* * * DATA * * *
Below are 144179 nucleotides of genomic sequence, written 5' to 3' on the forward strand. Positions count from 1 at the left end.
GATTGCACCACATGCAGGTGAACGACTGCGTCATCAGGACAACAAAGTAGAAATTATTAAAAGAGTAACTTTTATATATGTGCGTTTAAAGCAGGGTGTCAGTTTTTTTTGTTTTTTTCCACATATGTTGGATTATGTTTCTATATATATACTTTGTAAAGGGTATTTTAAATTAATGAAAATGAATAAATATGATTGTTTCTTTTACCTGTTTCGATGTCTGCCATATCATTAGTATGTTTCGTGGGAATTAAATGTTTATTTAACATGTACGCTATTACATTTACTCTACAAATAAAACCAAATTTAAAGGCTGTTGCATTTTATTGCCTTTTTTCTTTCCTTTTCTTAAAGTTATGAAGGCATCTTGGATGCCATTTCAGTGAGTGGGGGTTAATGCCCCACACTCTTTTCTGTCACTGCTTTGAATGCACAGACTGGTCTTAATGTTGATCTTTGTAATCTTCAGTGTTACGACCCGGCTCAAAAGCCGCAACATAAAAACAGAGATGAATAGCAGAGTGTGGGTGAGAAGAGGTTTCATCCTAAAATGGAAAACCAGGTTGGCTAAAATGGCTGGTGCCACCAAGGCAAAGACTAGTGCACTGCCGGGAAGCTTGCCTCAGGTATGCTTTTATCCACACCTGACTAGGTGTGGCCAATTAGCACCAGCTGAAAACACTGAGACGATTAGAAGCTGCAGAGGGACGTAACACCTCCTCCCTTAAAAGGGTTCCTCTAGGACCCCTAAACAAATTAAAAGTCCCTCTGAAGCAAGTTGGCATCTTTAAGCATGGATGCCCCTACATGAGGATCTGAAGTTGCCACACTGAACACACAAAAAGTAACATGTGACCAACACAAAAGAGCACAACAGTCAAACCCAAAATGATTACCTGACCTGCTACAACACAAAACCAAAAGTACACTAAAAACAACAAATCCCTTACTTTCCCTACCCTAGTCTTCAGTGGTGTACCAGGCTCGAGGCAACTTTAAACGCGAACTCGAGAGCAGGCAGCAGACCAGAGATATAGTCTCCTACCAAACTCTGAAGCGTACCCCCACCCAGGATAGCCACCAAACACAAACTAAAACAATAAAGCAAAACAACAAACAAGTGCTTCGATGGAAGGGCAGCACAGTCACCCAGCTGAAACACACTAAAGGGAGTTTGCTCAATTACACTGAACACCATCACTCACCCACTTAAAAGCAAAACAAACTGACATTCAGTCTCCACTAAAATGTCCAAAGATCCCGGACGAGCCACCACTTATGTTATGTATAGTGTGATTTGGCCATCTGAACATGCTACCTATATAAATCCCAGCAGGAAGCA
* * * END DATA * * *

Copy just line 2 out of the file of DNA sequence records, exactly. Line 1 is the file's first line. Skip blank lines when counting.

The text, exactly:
GATTGCACCACATGCAGGTGAACGACTGCGTCATCAGGACAACAAAGTAGAAATTATTAAAAGAGTAACTTTTATATATGTGCGTTTAAAGCAGGGTGTCAGTTTTTTTTGTTTTTTTCCACATATGTTGGATTATGTTTCTATATATATACTTTGTAAAGGGTATTTTAAATTAATGAAAATGAATAAATATGATTGTTTCTTTTACCTGTTTCGATGTCTGCCATATCATTAGTATGTTTCGTGGGAATTAAATGTTTATTTAACATGTACGCTATTACATTTACTCTACAAATAAAACCAAATTTAAAGGCTGTTGCATTTTATTGCCTTTTTTCTTTCCTTTTCTTAAAGTTATGAAGGCATCTTGGATGCCATTTCAGTGAGTGGGGGTTAATGCCCCACACTCTTTTCTGTCACTGCTTTGAATGCACAGACTGGTCTTAATGTTGATCTTTGTAATCTTCAGTGTTACGACCCGGCTCAAAAGCCGCAACATAAAAACAGAGATGAATAGCAGAGTGTGGGTGAGAAGAGGTTTCATCCTAAAATGGAAAACCAGGTTGGCTAAAATGGCTGGTGCCACCAAGGCAAAGACTAGTGCACTGCCGGGAAGCTTGCCTCAGGTATGCTTTTATCCACACCTGACTAGGTGTGGCCAATTAGCACCAGCTGAAAACACTGAGACGATTAGAAGCTGCAGAGGGACGTAACACCTCCTCCCTTAAAAGGGTTCCTCTAGGACCCCTAAACAAATTAAAAGTCCCTCTGAAGCAAGTTGGCATCTTTAAGCATGGATGCCCCTACATGAGGATCTGAAGTTGCCACACTGAACACACAAAAAGTAACATGTGACCAACACAAAAGAGCACAACAGTCAAACCCAAAATGATTACCTGACCTGCTACAACACAAAACCAAAAGTACACTAAAAACAACAAATCCCTTACTTTCCCTACCCTAGTCTTCAGTGGTGTACCAGGCTCGAGGCAACTTTAAACGCGAACTCGAGAGCAGGCAGCAGACCAGAGATATAGTCTCCTACCAAACTCTGAAGCGTACCCCCACCCAGGATAGCCACCAAACACAAACTAAAACAATAAAGCAAAACAACAAACAAGTGCTTCGATGGAAGGGCAGCACAGTCACCCAGCTGAAACACACTAAAGGGAGTTTGCTCAATTACACTGAACACCATCACTCACCCACTTAAAAGCAAAACAAACTGACATTCAGTCTCCACTAAAATGTCCAAAGATCCCGGACGAGCCACCACTTATGTTATGTATAGTGTGATTTGGCCATCTGAACATGCTACCTATATAAATCCCAGCAGGAAGCA